Five studies, two key take-aways for understanding how social and sales connect:

1. Think about your user journey. How do people make a decision to buy your product – who or what might influence them? How  do people consume your product – is it particularly social, like something you would want to do with friends, or something worth boasting and sharing on Twitter and Facebook? Is it something people can purchase quickly online, or a more considered purchase?

2. Think about what aspect of social media to measure. It may not be simple volumes of brand messages that correlate with sales, but something more specific – such as influence, sentiment, or specific topics. Or perhaps it’s not messages at all but behaviours such as sharing. Most of all, remember to measure all of social media, not just owned channel activity: you’re looking for consumer behaviour, not just reactions to your own!

As these studies from a diverse range of brands show, social media does often connect to sales – not all of the time, but often with some statistical smarts & a deep knowledge of social, a link can be found.

Note that we’re saying “connect”, not “cause” - correlation can be assessed using relatively simple stats such as R-squared tests, but unpicking causation (Was it social media activity that made someone buy, or a price promotion, or TV advertising?) is a challenge for regression analysis and a bigger topic than we can discuss here.

And sometimes the relationship between social and sales can go both ways – not only “I buy a concert ticket because I saw the news on Twitter”, but also “I bought a concert ticket for my favourite band and I’m so excited, I want to tell everybody!” Perhaps brands can even hope for a virtuous circle of social driving sales, which drives further social activity, which drives even more sales… Fingers crossed!

Found this interesting? Read our social to sales study: get the presentation here on Slideshare, or download the webinar recording from this link. Thanks!

FACE’s ALS Ice Bucket Challenge

This week the inevitable happened. FACE became the next in a long line that has been nominated for ALS’ Ice Bucket Challenge. Yes, the social media phenomenon reached us in our London Office; we have Brightsource to thank for that!

ALS is a disease that many had never heard of or understood before the Ice Bucket Challenge; it has brought a huge amount of awareness to the charity and many similar non-profits who are trying to fight the cause.

The challenge represents more than just throwing iced cold water over your head. It shows us the incredible power of social media, and how quickly content can go viral.

We would like to thank Brightsource for the nomination. Our nominations go to Extendi, Sennep and Sensum. You have 24 hours – considering it’s a Friday we’ll give you until Monday.

Please donate what you can to the following links:

ALS in the US here:
https://secure2.convio.net/alsa/site/…

Or to the UK’s Motor Neurone Disease Association here:
http://www.mndassociation.org/news-and-events/Latest+News/the-mnd-ice-bucket-challenge

Find out more about ALS (known more commonly as Motor Neurone Disease in the UK or Lou Gehrig’s disease):

http://www.alsa.org/about-als/what-is…

Meet us at… Corporate Researchers Conference

Cat V Dog FLYER A5 FRONT

Corporate Researchers Conference (September 17-19, Chicago) is one of the only conferences created for and by corporate researchers, and FACE cannot wait to be there.

We will be putting you to the ultimate test with our Internet cats vs. Internet dogs battle, just like we did at Marketing Week Live in the UK. There, the more dominant force has been Internet cats. Now with the test going transatlantic for the first time, will the US be any different?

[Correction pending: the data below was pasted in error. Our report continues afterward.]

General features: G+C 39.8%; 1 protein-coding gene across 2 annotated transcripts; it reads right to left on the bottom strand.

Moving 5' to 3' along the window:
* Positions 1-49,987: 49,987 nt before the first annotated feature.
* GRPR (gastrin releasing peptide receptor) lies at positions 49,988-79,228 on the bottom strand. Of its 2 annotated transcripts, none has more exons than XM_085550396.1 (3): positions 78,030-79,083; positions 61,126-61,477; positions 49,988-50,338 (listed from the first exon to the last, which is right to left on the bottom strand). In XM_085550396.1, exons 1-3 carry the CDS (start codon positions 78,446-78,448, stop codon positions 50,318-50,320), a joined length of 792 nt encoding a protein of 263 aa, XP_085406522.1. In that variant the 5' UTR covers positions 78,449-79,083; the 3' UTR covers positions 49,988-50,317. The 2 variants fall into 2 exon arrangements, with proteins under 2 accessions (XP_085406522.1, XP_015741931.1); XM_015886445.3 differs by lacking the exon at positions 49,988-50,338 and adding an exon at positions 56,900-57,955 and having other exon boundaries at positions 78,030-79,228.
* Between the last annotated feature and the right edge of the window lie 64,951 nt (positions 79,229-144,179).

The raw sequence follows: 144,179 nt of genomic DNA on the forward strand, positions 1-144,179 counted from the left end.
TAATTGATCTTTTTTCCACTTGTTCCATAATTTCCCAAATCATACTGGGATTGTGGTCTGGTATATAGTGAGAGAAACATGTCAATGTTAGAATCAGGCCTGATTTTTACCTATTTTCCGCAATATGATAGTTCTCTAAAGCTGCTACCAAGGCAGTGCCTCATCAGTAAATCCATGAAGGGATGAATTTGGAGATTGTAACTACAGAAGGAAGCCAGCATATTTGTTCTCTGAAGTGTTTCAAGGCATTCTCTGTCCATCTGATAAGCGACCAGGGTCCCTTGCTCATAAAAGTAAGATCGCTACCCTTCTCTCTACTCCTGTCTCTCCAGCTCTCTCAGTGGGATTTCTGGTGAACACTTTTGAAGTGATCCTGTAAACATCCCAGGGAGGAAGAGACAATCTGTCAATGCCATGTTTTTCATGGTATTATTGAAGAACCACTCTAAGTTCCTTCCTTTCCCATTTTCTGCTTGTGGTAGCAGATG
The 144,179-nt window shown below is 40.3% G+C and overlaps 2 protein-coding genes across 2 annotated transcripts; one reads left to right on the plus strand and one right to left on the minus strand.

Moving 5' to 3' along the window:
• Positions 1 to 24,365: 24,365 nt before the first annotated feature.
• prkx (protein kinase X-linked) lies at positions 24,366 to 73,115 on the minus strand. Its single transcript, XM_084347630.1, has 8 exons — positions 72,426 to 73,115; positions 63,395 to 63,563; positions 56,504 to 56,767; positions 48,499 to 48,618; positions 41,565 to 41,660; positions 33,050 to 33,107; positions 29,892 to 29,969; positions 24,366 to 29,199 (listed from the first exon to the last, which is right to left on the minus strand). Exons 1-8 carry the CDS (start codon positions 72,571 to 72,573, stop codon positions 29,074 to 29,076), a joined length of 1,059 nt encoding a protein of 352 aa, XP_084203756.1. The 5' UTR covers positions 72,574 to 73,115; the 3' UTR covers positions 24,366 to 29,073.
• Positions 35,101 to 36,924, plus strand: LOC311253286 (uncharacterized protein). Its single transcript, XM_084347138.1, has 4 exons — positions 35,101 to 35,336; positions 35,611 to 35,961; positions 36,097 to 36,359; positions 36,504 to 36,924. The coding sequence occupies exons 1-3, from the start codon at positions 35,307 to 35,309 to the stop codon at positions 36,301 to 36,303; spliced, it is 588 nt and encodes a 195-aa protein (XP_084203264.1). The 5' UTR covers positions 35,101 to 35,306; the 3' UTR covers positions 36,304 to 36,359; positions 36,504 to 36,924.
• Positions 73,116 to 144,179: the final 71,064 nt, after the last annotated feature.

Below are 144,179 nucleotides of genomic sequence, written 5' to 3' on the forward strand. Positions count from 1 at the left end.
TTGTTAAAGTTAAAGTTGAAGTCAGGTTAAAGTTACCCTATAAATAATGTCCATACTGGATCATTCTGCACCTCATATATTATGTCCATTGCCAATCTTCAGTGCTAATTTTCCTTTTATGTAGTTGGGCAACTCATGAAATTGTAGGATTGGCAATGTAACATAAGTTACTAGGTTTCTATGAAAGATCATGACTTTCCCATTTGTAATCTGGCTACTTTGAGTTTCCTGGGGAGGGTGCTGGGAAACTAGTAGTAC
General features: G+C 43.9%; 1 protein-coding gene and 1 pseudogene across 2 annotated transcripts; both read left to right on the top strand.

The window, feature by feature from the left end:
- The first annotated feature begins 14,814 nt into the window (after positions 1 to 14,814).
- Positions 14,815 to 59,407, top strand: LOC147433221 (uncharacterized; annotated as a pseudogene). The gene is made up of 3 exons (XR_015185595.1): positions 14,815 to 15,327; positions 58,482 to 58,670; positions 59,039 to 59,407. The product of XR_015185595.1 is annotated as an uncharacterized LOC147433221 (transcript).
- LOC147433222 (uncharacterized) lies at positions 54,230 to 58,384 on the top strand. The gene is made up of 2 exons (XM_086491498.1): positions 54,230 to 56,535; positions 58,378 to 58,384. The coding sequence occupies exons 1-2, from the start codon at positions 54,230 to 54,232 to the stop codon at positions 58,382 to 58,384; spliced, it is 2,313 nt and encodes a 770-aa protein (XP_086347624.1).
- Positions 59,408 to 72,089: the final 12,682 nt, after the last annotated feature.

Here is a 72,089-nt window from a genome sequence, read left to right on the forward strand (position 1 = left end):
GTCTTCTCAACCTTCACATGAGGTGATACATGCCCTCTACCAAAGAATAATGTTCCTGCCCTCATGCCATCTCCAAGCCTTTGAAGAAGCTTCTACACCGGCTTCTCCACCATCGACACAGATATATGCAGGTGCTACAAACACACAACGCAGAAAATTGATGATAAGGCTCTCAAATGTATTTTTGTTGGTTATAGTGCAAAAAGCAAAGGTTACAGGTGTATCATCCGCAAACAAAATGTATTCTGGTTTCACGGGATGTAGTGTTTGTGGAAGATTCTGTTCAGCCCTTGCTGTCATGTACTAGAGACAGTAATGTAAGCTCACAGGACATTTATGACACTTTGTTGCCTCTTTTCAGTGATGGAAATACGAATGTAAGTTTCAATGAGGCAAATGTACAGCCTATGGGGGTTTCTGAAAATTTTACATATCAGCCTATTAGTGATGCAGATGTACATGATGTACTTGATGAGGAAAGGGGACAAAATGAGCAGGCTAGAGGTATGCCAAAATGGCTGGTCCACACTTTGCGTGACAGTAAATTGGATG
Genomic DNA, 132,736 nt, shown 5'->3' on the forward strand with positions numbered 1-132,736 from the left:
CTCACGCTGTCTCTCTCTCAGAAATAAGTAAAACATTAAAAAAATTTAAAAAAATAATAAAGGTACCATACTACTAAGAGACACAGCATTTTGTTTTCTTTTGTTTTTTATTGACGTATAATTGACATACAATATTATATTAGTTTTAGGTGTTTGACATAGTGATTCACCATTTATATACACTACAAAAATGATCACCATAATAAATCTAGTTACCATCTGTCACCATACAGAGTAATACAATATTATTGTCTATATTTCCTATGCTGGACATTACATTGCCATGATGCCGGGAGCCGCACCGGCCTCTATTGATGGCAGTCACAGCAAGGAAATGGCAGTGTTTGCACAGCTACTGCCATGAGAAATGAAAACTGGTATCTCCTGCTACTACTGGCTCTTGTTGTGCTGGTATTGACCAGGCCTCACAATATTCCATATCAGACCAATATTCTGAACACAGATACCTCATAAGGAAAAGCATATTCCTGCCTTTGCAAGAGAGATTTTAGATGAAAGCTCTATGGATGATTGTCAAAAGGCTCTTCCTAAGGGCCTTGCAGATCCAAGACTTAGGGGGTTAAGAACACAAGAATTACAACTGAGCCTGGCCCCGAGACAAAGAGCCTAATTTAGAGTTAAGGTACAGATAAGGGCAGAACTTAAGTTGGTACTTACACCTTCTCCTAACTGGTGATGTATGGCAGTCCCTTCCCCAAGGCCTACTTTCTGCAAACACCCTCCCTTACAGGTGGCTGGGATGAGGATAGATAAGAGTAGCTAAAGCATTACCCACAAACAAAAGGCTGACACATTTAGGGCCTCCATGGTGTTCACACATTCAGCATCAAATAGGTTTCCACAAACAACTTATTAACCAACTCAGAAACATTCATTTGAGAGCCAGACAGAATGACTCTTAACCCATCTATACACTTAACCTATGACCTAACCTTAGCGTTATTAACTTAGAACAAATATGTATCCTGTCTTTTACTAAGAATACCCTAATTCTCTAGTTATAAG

If you’re familiar with our experiment then you’ll know that everything we do at FACE is about understanding people. Once again we have teamed up with our friends at Sensum who specialise in mobile solutions for capturing, visualising and reporting engagement. Using Sensum’s proven biometric technology (yes, we are taking this seriously) we will measure people’s emotional reactions to one cat and one dog YouTube Buzzfeed video and solve this old-age debate once and for all.

 Although everyone already knows whether they’re a cat or dog person in real life, things may be a little different in the digital sphere. So when it comes to Internet pets, which one do people like more? If you’re attending Corporate Researchers Conference in September please come over and take the test to see not only which pet will win YOUR heart, but who is the winner overall. 

And while you’re there, please say hello to Andrew Needham (our CEO), Job Microsoft (UK MD), and Marc Geffen (US Research Manager) who are very much looking forward to meeting you.

Do you want to know how to identify top influencers within your category? Interested in the ingredients of a successful co-creation project? Or what it takes to become a socially intelligent business? Then come to our booth at stand 202 in the Vista Lounge, we’d love to tell you all about it.  We’ll also present our social data intelligence platform Pulsar which enables you to go beyond keyword tracking to map brand audiences, track how content spreads, and manage your teams to engage effectively with your customers in social media. 

Thank you to Buzzfeed for kindly allowing us to use their content for this experiment.

10 tactics for rigour in social media market research

Last week I went to the MRS Connected World conference, a really excellent event gathering together an inspiring crowd to talk about new technologies and consumer behaviours. Not just to listen – though listening was great! I was also putting forward the FACE point of view on a panel with Tom Ewing of Brainjuicer and Paul Edwards of Working Plural & JKR.

Our topic: “cutting through the noise”. Digital media & technology has generated a dramatic shift – for the first time in history, there’s not a shortage of information but an excess. But how to make sense of it all? How to find the insight amid the flood?

Our session was kindly written up by Research Live, so I won’t go into the details here. Instead, I want to pick up on a really smart question from an audience member – How do you do social media research with real rigour?

Great question. How do you move beyond a set of observations made on a vast and potentially rather amorphous dataset, to get to something we might actually call research? On the spot I came up with 3 ways  - but on reflection, there are more.

Here’s my top 10 ways to make your social media research rock solid: